The Honorable Peter M. Rogoff
Federal Transit Administration
1200 New Jersey Avenue, SE, East Building
Washington, DC 20590
RE: Federal Transit Administration Docket Number: FTA-2009-0036 Additional Proposed Guidance for New Starts/Small Starts Policies and Procedures and Request for Comments
Dear Administrator Rogoff:
On behalf of the Transportation Trades Department, AFL-CIO (TTD) I want to express our support for the Federal Transit Administration’s (FTA) proposed policy changes to its guidance on New Starts/Small Starts Policies and Procedures. Specifically, we support the proposal to eliminate the policy that gives preference to grant applications that contract-out transit operations and maintenance activities or at least demonstrates that an opportunity for contracting out had been provided.
In its Proposed Guidance, the FTA notes that the “type of contracting arrangement used or considered by a project is not useful or appropriate in determining the strength of the overall project.” We strongly concur with this statement. Evaluating a project on the use of contracting out has too often been deployed in the transit sector for the express purpose of shedding labor costs and is not consistent with sound transportation or labor policy. Pressuring local communities to privatize transit operations as a condition of receiving federal grant funds is especially dangerous and must be rejected. Instead, FTA should focus on the benefits a project would bring to the community and how the project would enhance the transportation needs of the area.
Under the 2007 FTA policy now being considered for elimination, the FTA would increase a project rating when the operations and maintenance of the project was to be contracted out. Contracting out would increase a rating from “medium” to “medium-high” or from “medium-high” to “high.” By way of example, this policy lead to the FTA’s original decision to designate the Dulles Corridor Metrorail Project with a “medium-low” rating, which lead to the project being considered ineligible for the $900 million in federal funding needed for completion. The reliance on the contracting arrangement ignored the transportation benefits of linking the District of Columbia by rail to Washington Dulles International Airport and the surrounding Virginia communities of Tysons Corner, Reston, Herndon, and Ashburn. Moreover, FTA ignored the potential to reduce overall reliance on vehicle traffic in Virginia’s largest business district.
The irrationality of the FTA’s initial decision led Members of Congress, as well as state and local politicians to petition then Secretary of Transportation Mary Peters and the White House to revive a project that state, federal and airport officials had spent more than 40 years planning. Eventually, after 11 months of political pressure, FTA reversed its decision and approved funding for the project. The FTA’s proposed policy change would now allow the agency to rate a project equally on all of its merits, and allow projects which offer significant transportation benefits the access to federal funds that they deserve.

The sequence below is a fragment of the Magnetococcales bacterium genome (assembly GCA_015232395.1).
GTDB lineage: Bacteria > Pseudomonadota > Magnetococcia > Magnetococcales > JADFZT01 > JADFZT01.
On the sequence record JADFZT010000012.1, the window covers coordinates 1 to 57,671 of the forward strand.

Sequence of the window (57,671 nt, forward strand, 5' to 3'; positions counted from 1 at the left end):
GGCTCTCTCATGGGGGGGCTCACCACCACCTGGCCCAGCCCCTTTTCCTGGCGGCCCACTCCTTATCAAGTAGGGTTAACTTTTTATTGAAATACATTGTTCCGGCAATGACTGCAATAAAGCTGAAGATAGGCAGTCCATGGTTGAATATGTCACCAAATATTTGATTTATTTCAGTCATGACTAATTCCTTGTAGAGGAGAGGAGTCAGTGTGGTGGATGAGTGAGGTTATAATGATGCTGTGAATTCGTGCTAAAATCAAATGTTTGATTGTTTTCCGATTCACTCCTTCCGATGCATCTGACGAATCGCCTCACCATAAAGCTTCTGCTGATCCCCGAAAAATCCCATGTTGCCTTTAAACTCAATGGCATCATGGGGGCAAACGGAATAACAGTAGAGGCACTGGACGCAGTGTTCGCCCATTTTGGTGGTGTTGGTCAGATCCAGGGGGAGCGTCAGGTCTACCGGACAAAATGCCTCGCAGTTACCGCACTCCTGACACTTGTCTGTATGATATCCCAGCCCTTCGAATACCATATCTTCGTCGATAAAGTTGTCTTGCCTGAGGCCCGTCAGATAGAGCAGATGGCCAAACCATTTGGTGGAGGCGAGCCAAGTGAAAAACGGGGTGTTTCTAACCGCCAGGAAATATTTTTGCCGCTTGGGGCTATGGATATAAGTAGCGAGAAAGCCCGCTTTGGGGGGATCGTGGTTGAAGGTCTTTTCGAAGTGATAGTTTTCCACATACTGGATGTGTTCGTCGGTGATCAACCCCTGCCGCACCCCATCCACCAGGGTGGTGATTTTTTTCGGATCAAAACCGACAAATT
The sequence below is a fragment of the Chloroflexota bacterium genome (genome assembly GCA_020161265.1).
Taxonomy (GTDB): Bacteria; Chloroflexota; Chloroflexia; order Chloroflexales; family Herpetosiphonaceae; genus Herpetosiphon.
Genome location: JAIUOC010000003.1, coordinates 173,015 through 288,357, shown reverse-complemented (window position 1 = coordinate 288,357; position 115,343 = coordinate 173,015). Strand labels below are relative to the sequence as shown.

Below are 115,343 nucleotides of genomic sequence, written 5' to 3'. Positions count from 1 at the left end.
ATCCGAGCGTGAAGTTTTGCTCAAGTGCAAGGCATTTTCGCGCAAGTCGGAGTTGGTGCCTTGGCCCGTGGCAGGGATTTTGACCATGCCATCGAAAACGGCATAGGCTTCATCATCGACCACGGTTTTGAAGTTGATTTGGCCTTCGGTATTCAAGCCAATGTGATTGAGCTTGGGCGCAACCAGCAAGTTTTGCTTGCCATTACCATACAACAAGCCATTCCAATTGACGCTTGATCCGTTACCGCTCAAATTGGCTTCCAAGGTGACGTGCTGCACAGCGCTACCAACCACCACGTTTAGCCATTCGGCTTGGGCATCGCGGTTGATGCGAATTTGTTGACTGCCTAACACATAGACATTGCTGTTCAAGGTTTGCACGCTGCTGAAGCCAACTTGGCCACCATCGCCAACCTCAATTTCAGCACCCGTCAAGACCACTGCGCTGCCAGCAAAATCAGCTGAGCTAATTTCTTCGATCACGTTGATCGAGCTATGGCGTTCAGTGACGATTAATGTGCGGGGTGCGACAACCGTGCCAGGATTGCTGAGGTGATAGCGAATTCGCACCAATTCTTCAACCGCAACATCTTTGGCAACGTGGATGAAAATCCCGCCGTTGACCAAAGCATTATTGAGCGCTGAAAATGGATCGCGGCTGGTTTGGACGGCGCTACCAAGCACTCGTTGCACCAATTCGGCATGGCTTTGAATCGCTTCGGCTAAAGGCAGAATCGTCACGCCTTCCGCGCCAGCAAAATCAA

Public mass transit has historically been a target of pro-privatization activists who, despite evidence to the contrary, believe the private sector can always deliver these services more efficiently while saving taxpayer dollars. Those who advocate for mass transit privatization forget that our federally supported transit network was created in the aftermath of bankrupt or near bankrupt private operators in the late 1950s and early 1960s who could not operate a private, profitable mass transit system. Yet, advocates of wholesale privatization of mass transit declare that competition and private sector discipline will bring cost savings for taxpayers. This claim ignores a growing body of evidence which demonstrates severe problems of startling cost overruns, threats to safety and shabby service caused by poorly conceived privatization and contracting initiatives. In order to meet the nation’s transit needs, the FTA must invest the necessary resources to expand, not destroy, public transit services, and to impose more rigorous performance, labor and safety standards on private contractors when they are allowed. The FTA’s proposed policy changes are an important step to reversing the Bush Administration’s effort to incentivize the privatization of mass transit.
During the Bush administration, the debate over privatization went beyond economics. It became a proxy for a broader debate about shrinking government driven by an obsession with free market solutions that often are neither appropriate nor practical. For years anti-government zealots have told policy leaders that if poor management ruins service delivery; if aging buses plague a city; or if inadequate investment is causing mass disrepair of city infrastructure, then privatization – instead of investment and sensible reform – is the solution.
A project deemed appropriate by the FTA should be judged in its entirety, equally on its merit, and on the opportunity it will provide to the community it will serve. The private sector has been and will continue to be involved in aspects of mass transit, but the presence of a private entity operating the system should not justify special treatment in the evaluation of a project. Transportation labor applauds FTA’s proposed policy changes as we firmly believe that no privatization mandates or incentives should be established as a condition for receiving federal funds. States, local governments, Metropolitan Planning Organizations (MPO) and transit grant recipients should be allowed to develop their own conditions for private sector participation within a federal framework.
We look forward to working with you and the Secretary as you strive to meet the transportation needs of our nation.
Thank you for taking the time to consider the views of transportation labor.